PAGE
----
Walla Walla County faces spike in coronavirus cases

Alissa Antilla, Editor-in-Chief

While coronavirus cases in the state of Washington have been lowering, coronavirus cases in Walla Walla County are spiking. 

“Although the State of Washington has seen a ‘flattening of the curve’, Walla Walla County has not,” Meghan DeBolt, the director of the Walla Walla County Department of Community Health, said in an April 21 press release. “Now is not the time to rebel against the stay at home orders; we are on the brink of having broader community transmission and need to be diligent for a few more weeks.” 

As of April 23, there have been 51 cases of coronavirus in Walla Walla County. Three of those community members have been hospitalized, 15 have recovered and none have died, according to Walla Walla County health officials. 

According to the Walla Walla County Department of Community Health, nine of those cases have been tied to the Tyson Fresh Meats processing plant in Wallula. 

In response, the plant ceased all processing operations on Friday, April 24, and began testing employees for the virus. The Walla Walla County Department of Community Health is working with Tyson to test all employees at the plant, using test kits from the State of Washington Department of Health. 

In total, over 90 Tyson employees have tested positive for COVID-19. The majority of cases reside in Benton County – located just to the west of Walla Walla County and comprised of Richland and Kennewick, among other smaller cities – and Franklin County, which is located to the northwest of Walla Walla County and contains Pasco in addition to smaller cities.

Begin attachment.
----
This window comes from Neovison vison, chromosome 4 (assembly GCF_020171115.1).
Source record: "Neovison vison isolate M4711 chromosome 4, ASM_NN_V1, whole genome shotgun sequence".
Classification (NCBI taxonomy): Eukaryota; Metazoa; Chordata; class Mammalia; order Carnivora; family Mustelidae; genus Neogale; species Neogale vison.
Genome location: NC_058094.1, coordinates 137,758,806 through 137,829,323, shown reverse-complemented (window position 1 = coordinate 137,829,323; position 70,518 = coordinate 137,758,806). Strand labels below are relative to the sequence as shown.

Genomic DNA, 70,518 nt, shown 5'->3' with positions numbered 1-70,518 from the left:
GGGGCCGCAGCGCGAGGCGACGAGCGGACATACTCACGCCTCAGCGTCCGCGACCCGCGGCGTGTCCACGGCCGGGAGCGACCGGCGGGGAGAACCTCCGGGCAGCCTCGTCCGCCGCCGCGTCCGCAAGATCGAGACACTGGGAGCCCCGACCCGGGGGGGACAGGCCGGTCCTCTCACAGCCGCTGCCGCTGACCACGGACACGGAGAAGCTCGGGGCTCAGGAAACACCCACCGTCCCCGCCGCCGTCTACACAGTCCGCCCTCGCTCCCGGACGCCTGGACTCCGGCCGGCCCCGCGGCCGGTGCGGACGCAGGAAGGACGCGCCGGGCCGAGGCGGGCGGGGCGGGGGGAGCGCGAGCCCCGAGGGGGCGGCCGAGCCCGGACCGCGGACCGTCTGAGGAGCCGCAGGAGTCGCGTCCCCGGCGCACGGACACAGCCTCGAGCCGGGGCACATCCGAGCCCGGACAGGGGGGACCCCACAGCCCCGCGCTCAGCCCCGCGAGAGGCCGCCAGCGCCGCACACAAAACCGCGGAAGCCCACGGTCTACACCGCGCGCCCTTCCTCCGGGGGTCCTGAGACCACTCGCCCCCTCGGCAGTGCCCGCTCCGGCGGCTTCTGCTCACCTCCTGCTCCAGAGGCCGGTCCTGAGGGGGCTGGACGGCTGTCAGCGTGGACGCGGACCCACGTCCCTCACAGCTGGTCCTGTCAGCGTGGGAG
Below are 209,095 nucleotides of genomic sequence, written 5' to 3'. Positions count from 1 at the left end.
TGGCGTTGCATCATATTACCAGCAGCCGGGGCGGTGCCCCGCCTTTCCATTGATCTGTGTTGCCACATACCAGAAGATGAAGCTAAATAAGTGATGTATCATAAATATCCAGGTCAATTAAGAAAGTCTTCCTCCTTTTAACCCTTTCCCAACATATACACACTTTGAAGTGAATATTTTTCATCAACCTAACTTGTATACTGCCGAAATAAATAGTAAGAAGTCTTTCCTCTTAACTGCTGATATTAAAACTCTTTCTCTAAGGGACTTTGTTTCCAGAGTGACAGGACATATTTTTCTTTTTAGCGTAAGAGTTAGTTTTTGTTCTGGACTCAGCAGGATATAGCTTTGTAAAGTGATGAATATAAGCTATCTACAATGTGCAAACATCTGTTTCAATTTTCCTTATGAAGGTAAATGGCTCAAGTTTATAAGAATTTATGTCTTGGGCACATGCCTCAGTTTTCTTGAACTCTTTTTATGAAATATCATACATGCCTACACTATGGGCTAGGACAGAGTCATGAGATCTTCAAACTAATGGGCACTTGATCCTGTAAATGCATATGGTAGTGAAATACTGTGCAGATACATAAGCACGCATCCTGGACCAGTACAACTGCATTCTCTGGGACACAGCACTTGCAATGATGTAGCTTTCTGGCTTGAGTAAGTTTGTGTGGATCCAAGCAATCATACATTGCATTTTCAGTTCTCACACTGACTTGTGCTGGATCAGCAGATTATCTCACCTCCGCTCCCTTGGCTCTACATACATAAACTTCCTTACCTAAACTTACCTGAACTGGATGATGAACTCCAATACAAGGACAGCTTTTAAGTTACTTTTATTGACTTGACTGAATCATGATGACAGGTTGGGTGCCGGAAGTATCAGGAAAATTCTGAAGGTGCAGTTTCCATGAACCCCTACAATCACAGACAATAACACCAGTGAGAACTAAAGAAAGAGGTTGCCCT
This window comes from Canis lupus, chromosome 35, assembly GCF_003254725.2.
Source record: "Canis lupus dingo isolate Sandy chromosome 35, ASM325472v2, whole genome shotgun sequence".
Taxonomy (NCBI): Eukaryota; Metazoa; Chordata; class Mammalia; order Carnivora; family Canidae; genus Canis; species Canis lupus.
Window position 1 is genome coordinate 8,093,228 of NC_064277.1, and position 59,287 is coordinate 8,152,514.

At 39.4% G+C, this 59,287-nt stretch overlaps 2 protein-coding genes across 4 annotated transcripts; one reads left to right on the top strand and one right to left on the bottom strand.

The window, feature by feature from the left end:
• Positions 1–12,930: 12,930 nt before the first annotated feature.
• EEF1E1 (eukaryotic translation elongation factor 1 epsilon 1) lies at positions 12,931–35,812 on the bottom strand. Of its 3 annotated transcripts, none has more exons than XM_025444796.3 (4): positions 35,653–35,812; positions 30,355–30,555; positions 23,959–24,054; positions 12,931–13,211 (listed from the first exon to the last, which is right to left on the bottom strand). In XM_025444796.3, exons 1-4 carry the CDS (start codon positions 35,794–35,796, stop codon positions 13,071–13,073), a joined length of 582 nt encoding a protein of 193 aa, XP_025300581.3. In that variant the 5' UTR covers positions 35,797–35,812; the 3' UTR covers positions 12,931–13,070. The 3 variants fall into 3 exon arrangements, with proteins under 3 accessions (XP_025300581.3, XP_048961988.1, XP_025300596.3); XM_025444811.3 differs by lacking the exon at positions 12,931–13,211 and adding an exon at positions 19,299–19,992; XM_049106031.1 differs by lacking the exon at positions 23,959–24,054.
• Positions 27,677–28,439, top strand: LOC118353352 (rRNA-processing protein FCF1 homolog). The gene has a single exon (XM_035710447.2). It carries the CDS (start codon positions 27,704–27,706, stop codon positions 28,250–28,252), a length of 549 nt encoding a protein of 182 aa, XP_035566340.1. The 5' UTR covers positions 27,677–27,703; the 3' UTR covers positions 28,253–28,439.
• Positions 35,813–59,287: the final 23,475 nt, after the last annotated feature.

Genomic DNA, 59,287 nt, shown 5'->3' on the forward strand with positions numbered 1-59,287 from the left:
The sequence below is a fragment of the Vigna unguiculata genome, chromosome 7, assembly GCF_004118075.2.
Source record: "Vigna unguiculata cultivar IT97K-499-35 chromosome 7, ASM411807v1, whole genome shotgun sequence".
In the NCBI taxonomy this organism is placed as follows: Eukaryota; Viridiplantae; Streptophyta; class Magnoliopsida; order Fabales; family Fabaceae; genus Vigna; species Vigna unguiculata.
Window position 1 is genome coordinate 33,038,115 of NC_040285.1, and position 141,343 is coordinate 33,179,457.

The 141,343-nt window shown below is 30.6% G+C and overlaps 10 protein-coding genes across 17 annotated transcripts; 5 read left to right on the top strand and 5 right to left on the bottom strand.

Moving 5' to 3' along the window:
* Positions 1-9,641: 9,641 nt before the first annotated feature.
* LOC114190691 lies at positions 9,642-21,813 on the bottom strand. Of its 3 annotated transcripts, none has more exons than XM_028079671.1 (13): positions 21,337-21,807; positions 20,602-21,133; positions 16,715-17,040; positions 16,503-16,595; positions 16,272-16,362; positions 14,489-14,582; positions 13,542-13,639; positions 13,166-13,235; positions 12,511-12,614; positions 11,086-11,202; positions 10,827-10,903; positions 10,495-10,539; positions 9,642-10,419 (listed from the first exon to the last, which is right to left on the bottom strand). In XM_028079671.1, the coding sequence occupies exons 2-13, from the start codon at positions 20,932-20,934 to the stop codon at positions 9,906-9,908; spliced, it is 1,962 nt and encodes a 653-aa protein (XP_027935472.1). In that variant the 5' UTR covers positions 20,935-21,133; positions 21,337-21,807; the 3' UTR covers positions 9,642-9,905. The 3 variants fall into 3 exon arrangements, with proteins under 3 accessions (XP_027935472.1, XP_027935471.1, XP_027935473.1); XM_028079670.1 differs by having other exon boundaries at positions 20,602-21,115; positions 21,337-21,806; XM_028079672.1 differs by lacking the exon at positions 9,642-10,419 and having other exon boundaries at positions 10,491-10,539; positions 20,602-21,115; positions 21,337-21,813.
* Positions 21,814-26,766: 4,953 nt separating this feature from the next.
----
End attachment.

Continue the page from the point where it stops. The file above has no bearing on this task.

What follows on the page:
Five of the cases in Walla Walla County are linked to First Fruits in Prescott, according to the Walla Walla Department of Community Health. 

In response, the orchard has been reinforcing social distancing – meaning that employees must keep six feet apart from each other – requiring face coverings in areas where this distance is not possible, screening employees for symptoms before they enter the facility, cleaning surfaces per Center for Disease Control (CDC) recommendations and telling employees that they do not have to come into work. 

According to the Washington Department of Health, there have been 12,753 cases of coronavirus and 711 deaths total in the state of Washington.

The Walla Walla County Department of Community Health urges residents to follow Gov. Inslee’s stay at home order and practice social distancing – particularly in parks and other public spaces. 

“The critical point of information we want the greater Walla Walla Valley to understand is that we are NOT in the clear and we need to be diligent in staying home,” DeBolt said. “When or if you are in public spaces, keep 6-feet distance from others, wear a face covering if you cannot ensure this physical distancing, WASH YOUR HANDS, and please, please stop congregating at parks and other spaces – we need your help to keep our community safe.”